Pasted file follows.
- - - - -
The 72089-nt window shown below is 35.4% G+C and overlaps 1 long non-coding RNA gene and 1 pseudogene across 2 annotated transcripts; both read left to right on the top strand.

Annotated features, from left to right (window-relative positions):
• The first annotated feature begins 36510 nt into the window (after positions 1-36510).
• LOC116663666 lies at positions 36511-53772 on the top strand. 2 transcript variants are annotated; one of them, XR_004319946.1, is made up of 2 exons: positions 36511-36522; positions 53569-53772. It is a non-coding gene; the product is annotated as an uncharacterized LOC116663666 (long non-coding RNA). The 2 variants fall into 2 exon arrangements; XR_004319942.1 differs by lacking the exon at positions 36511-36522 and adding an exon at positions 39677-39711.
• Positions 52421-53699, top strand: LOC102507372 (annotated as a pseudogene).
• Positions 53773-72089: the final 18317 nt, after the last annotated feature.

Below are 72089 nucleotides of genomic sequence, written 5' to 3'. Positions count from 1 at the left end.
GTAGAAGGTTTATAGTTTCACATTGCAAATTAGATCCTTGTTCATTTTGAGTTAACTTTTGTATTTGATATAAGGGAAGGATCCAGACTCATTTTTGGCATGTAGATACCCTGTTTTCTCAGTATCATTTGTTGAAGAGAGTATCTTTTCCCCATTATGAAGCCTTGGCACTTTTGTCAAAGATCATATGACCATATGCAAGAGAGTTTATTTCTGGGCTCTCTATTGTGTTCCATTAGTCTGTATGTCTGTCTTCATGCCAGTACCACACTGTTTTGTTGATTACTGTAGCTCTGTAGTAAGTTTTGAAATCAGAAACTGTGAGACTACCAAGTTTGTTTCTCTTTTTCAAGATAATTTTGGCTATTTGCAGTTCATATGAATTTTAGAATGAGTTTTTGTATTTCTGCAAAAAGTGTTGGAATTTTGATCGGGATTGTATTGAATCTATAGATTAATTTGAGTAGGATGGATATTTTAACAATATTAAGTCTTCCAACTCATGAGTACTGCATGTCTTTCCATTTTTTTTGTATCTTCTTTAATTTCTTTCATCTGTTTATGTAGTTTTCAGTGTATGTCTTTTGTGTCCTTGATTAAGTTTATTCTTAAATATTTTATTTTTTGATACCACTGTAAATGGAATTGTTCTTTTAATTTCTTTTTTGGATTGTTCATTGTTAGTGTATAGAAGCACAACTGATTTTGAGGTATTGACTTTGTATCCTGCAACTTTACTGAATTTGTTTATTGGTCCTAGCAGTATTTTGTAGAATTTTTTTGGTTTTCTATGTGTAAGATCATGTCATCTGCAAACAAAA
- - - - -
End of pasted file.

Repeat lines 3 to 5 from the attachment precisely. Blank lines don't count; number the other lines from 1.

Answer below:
• The first annotated feature begins 36510 nt into the window (after positions 1-36510).
• LOC116663666 lies at positions 36511-53772 on the top strand. 2 transcript variants are annotated; one of them, XR_004319946.1, is made up of 2 exons: positions 36511-36522; positions 53569-53772. It is a non-coding gene; the product is annotated as an uncharacterized LOC116663666 (long non-coding RNA). The 2 variants fall into 2 exon arrangements; XR_004319942.1 differs by lacking the exon at positions 36511-36522 and adding an exon at positions 39677-39711.
• Positions 52421-53699, top strand: LOC102507372 (annotated as a pseudogene).